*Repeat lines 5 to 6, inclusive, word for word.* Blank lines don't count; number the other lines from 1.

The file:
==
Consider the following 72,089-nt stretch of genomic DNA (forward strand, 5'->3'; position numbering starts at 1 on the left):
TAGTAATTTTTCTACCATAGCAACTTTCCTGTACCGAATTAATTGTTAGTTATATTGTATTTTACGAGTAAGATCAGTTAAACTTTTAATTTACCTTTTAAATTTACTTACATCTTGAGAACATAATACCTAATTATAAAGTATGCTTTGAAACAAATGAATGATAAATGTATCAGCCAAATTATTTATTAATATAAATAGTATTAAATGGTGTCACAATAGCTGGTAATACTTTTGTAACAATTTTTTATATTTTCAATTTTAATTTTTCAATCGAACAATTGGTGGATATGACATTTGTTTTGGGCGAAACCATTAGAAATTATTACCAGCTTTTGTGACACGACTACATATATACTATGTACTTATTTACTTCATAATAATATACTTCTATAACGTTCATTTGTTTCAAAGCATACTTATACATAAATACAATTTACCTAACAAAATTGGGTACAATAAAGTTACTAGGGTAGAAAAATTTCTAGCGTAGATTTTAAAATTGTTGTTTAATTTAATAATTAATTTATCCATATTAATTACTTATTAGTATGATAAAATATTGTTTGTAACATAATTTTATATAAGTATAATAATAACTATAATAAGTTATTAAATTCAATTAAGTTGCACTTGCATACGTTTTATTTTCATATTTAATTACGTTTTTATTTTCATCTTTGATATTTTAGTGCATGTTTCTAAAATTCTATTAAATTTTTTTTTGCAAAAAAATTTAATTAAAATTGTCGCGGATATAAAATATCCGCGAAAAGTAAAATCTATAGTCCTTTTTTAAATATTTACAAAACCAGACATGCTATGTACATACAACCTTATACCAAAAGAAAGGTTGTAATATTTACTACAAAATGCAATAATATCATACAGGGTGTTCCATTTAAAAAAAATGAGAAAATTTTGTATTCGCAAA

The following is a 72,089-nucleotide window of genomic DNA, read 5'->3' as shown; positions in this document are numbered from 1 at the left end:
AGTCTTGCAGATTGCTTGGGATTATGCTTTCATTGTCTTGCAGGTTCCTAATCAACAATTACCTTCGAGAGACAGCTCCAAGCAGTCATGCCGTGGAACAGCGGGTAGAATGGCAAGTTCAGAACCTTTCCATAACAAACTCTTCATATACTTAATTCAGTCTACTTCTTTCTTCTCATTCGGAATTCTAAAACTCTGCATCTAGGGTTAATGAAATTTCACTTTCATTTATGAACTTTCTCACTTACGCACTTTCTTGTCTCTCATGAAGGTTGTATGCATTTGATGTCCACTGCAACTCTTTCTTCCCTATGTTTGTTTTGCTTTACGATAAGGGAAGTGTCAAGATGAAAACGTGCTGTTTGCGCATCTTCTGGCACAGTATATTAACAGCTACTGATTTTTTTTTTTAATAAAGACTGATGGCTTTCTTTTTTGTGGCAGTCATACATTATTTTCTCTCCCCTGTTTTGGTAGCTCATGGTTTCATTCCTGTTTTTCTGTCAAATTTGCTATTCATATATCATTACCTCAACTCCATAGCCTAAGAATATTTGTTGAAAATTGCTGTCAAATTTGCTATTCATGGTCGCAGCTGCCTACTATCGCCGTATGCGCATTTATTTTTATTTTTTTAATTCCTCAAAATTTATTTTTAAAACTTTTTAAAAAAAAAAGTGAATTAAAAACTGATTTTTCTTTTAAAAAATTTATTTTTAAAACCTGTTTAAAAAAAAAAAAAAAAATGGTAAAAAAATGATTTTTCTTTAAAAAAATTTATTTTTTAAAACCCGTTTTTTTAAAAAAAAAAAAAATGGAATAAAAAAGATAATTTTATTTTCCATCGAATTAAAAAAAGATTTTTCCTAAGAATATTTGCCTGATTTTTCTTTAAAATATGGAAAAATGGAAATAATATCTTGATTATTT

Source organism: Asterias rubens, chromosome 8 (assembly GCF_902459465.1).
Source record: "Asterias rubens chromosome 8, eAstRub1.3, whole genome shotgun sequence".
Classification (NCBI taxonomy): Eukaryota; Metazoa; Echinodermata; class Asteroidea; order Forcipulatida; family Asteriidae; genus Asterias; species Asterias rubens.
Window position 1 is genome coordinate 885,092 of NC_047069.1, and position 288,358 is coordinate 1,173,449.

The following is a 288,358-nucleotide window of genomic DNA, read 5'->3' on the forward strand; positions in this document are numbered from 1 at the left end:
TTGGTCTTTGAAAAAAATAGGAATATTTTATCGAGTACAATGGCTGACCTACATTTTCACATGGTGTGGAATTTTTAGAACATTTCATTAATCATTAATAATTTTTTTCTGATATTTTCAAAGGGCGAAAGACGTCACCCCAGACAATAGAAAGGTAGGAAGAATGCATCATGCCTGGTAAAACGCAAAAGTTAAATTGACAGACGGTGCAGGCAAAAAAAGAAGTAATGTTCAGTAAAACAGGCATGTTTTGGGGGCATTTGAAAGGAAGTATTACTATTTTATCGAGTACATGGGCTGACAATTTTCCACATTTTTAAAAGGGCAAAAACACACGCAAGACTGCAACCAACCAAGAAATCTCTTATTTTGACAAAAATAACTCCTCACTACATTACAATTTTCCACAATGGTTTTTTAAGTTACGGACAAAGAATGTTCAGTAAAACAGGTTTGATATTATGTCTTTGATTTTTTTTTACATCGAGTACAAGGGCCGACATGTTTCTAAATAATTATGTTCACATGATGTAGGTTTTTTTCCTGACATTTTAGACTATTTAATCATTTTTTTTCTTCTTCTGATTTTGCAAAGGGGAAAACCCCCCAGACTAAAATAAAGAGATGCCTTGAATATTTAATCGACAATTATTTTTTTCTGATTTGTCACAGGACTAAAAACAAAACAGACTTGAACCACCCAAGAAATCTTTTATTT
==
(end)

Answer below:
Source organism: Asterias rubens, chromosome 8 (assembly GCF_902459465.1).
Source record: "Asterias rubens chromosome 8, eAstRub1.3, whole genome shotgun sequence".